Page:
A letter by the McMaster Department of Psychiatry warns about the potential for negative health impacts from a new downtown casino.
By RTH Staff
Published February 06, 2013
this article has been updated
The chair of the Department of Psychiatry and Behavioural Neurosciences at the DeGroote School of Medicine, McMaster University has sent Hamilton City Council a letter to "express our concern at the possibility that a casino could be built in Hamilton's downtown core."
The letter, which is dated February 6, 2013, warns that the evidence indicates a new downtown casino would "likely result in an increase in the prevalence of problem gambling" with negative impacts that include "depression, anxiety, and suicide, as well as crime, dysfunctional relationships, and bankruptcy."
The letter concludes that Council must weigh the potential economic benefits against the potential for "an impact on the health and wellbeing of our community for years to come."
Following is the full text of the letter.
February 6th. 2013
To Mayor Bratina and members of Hamilton City Council:
On behalf of McMaster University's Department of Psychiatry and Behavioural Neurosciences, I am writing to express our concern at the possibility that a casino could be built in Hamilton's downtown core. This concern is based upon the experience of many other communities who found that the opening of a casino led to an increase in the number of people with a gambling problem (currently estimated to be 15,000 in Hamilton), which in turn led to mental health problems, family breakdown and financial hardship for many of these individuals.
A comprehensive review of the current evidence by the Centre for Addictions and Mental Health in Toronto identified the harmful effects on individuals who are vulnerable to a gambling problem included depression, anxiety, and suicide, as well as crime, dysfunctional relationships, and bankruptcy. They added that "increased availability or accessibility of gambling ... will likely result in an increase in the prevalence of problem gambling."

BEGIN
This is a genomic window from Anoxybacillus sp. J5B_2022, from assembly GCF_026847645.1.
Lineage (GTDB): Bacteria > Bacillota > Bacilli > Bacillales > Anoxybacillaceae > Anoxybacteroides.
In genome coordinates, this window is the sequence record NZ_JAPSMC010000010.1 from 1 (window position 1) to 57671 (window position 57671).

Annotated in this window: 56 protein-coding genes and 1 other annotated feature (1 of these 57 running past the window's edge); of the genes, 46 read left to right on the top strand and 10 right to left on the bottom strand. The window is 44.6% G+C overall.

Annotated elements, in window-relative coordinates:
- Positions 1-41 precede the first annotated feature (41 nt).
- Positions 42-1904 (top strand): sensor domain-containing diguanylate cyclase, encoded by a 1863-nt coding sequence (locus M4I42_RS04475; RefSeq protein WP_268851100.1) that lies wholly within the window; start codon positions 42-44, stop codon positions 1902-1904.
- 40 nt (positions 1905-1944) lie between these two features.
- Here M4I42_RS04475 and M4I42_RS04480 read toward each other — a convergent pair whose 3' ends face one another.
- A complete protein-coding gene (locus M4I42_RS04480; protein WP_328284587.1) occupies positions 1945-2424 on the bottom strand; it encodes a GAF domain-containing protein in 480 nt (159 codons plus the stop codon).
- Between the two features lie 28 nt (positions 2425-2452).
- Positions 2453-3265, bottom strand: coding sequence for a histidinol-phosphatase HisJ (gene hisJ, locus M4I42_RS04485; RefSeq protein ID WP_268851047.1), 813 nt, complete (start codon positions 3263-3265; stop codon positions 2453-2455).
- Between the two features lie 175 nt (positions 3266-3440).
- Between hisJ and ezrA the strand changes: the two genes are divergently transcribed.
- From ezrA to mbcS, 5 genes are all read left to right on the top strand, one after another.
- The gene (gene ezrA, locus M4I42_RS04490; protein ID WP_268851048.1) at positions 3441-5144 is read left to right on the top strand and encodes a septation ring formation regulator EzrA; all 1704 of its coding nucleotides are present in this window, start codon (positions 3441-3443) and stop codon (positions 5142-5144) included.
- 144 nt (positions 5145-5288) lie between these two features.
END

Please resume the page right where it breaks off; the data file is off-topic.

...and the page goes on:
This is borne out by studies in other communities that show that easier access to gambling facilities increases the number of people presenting for treatment of a gambling problem, with people who are recovering from previous problems with gambling being especially vulnerable. Indeed, one US Study found that the likelihood of being a problem gambler doubles for someone living within 16 miles of a casino, while the experience in Halifax, Detroit and St. Louis has been that rather than stimulating new development, the presence of a casino leads to decay in adjacent neighbourhoods.
In both Toronto and Hamilton, Public Health Departments have expressed concern that the increased availability or accessibility of gambling will likely result in an increase in the numbers of problem gamblers. Moreover, in a recent report to the Hamilton Board of Health, Dr. Elizabeth Richardson, our Medical Officer of Health, opined that "the construction of a casino would be detrimental to the well-being of our community and particularly to people with low incomes and those who are prone to addiction."
Although there may be some economic benefits deriving from a new casino, there is clear and consistent evidence from other communities that highlight the potential damage the arrival of a casino can cause to individuals, families and communities. It is for this reason that almost every mental health, addictions and healthcare organization in Hamilton has expressed its concerns about, or opposition to the establishment of a casino in downtown Hamilton. We would therefore urge you to consider this evidence very carefully before making your decision, as the decision you make will have an impact on the health and wellbeing of our community for years to come.
Nick Kates MBBS FRCPC MCFP (hon)
Acting Chair, Department of Psychiatry and Behavioural Neurosciences
Michael G. DeGroote School of Medicine
Update: The title and description for this article erroneously stated that the letter was from the McMaster School of Medicine. In fact it is from the Department of Psychiatry. RTH regrets the error.
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